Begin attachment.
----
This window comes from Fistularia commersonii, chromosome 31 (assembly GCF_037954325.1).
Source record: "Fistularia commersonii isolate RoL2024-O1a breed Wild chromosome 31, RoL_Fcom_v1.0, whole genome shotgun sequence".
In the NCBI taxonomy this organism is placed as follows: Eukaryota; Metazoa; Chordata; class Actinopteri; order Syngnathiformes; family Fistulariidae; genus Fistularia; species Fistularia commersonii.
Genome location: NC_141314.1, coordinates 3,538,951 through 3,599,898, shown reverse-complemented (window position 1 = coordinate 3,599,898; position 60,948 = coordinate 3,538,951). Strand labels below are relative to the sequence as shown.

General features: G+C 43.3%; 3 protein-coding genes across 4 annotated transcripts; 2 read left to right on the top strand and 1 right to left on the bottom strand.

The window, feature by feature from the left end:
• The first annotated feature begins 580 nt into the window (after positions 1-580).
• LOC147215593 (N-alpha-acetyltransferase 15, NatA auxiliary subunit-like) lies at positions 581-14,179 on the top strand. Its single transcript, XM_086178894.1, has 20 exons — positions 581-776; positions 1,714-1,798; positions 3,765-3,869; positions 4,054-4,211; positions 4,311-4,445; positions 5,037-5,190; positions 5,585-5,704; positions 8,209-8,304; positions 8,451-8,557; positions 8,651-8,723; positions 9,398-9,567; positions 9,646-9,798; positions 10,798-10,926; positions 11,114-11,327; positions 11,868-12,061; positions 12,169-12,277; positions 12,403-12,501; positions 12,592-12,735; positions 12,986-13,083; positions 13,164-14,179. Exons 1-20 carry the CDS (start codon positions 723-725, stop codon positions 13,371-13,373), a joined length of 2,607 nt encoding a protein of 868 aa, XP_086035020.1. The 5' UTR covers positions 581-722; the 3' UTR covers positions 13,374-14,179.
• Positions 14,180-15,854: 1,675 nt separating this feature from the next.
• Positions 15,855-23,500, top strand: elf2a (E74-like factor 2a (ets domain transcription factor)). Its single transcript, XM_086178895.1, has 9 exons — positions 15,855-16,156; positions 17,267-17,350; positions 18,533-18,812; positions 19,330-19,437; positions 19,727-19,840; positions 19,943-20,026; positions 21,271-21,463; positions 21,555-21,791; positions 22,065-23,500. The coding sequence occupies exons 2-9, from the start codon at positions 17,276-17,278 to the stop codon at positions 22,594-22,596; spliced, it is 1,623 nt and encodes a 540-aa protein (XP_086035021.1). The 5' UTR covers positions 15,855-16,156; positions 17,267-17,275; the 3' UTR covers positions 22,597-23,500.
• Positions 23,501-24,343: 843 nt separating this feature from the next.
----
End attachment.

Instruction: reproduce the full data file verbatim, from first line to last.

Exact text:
This window comes from Fistularia commersonii, chromosome 31 (assembly GCF_037954325.1).
Source record: "Fistularia commersonii isolate RoL2024-O1a breed Wild chromosome 31, RoL_Fcom_v1.0, whole genome shotgun sequence".
In the NCBI taxonomy this organism is placed as follows: Eukaryota; Metazoa; Chordata; class Actinopteri; order Syngnathiformes; family Fistulariidae; genus Fistularia; species Fistularia commersonii.
Genome location: NC_141314.1, coordinates 3,538,951 through 3,599,898, shown reverse-complemented (window position 1 = coordinate 3,599,898; position 60,948 = coordinate 3,538,951). Strand labels below are relative to the sequence as shown.

General features: G+C 43.3%; 3 protein-coding genes across 4 annotated transcripts; 2 read left to right on the top strand and 1 right to left on the bottom strand.

The window, feature by feature from the left end:
• The first annotated feature begins 580 nt into the window (after positions 1-580).
• LOC147215593 (N-alpha-acetyltransferase 15, NatA auxiliary subunit-like) lies at positions 581-14,179 on the top strand. Its single transcript, XM_086178894.1, has 20 exons — positions 581-776; positions 1,714-1,798; positions 3,765-3,869; positions 4,054-4,211; positions 4,311-4,445; positions 5,037-5,190; positions 5,585-5,704; positions 8,209-8,304; positions 8,451-8,557; positions 8,651-8,723; positions 9,398-9,567; positions 9,646-9,798; positions 10,798-10,926; positions 11,114-11,327; positions 11,868-12,061; positions 12,169-12,277; positions 12,403-12,501; positions 12,592-12,735; positions 12,986-13,083; positions 13,164-14,179. Exons 1-20 carry the CDS (start codon positions 723-725, stop codon positions 13,371-13,373), a joined length of 2,607 nt encoding a protein of 868 aa, XP_086035020.1. The 5' UTR covers positions 581-722; the 3' UTR covers positions 13,374-14,179.
• Positions 14,180-15,854: 1,675 nt separating this feature from the next.
• Positions 15,855-23,500, top strand: elf2a (E74-like factor 2a (ets domain transcription factor)). Its single transcript, XM_086178895.1, has 9 exons — positions 15,855-16,156; positions 17,267-17,350; positions 18,533-18,812; positions 19,330-19,437; positions 19,727-19,840; positions 19,943-20,026; positions 21,271-21,463; positions 21,555-21,791; positions 22,065-23,500. The coding sequence occupies exons 2-9, from the start codon at positions 17,276-17,278 to the stop codon at positions 22,594-22,596; spliced, it is 1,623 nt and encodes a 540-aa protein (XP_086035021.1). The 5' UTR covers positions 15,855-16,156; positions 17,267-17,275; the 3' UTR covers positions 22,597-23,500.
• Positions 23,501-24,343: 843 nt separating this feature from the next.